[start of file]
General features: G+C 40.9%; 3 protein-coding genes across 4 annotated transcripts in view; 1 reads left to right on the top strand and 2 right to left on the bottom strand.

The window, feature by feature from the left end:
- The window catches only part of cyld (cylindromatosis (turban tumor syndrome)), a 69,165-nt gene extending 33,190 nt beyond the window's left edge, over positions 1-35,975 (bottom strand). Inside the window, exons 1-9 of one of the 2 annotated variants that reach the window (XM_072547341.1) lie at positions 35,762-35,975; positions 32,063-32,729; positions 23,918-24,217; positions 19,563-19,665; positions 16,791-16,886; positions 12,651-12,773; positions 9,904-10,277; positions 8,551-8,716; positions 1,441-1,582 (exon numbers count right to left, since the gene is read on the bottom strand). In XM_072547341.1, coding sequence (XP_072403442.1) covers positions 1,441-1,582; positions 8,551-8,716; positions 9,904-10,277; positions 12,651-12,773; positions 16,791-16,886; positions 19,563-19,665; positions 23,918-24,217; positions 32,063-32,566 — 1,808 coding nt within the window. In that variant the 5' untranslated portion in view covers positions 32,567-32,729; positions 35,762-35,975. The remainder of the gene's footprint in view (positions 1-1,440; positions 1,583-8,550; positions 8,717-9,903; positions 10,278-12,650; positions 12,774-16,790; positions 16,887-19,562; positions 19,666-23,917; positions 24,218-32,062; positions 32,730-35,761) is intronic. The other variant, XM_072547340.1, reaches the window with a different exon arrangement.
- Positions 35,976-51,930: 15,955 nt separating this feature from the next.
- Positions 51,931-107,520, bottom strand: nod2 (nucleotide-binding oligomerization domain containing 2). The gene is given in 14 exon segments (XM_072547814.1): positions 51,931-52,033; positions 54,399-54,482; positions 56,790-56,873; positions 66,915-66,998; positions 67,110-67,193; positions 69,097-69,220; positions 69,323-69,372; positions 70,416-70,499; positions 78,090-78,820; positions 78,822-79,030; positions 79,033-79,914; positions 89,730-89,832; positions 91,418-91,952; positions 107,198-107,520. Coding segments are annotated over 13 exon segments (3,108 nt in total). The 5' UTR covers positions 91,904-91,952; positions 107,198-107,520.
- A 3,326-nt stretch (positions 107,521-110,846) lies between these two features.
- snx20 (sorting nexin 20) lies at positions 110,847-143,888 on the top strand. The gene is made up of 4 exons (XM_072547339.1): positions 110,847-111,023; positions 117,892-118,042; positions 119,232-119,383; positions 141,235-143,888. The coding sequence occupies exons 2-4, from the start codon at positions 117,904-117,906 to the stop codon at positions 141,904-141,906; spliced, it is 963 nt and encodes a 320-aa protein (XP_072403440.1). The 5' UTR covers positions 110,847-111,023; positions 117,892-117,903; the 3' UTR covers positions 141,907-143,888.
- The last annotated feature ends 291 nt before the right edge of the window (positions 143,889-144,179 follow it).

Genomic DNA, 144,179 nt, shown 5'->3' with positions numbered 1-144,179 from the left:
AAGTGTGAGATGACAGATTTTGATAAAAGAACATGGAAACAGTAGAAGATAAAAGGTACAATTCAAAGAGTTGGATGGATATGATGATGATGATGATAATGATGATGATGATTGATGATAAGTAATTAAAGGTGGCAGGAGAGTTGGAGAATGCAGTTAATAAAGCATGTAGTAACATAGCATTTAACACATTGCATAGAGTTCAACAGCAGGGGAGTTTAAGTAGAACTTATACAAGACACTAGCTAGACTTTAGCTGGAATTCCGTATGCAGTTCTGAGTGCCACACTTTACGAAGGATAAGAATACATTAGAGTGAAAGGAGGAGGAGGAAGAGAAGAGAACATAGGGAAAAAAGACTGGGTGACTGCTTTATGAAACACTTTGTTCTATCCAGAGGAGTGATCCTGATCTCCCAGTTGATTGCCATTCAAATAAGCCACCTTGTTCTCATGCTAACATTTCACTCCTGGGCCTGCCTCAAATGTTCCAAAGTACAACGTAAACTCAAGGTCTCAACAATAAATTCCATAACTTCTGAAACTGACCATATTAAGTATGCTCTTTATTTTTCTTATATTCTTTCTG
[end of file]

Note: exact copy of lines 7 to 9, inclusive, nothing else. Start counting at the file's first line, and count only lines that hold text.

- snx20 (sorting nexin 20) lies at positions 110,847-143,888 on the top strand. The gene is made up of 4 exons (XM_072547339.1): positions 110,847-111,023; positions 117,892-118,042; positions 119,232-119,383; positions 141,235-143,888. The coding sequence occupies exons 2-4, from the start codon at positions 117,904-117,906 to the stop codon at positions 141,904-141,906; spliced, it is 963 nt and encodes a 320-aa protein (XP_072403440.1). The 5' UTR covers positions 110,847-111,023; positions 117,892-117,903; the 3' UTR covers positions 141,907-143,888.
- The last annotated feature ends 291 nt before the right edge of the window (positions 143,889-144,179 follow it).

Genomic DNA, 144,179 nt, shown 5'->3' with positions numbered 1-144,179 from the left: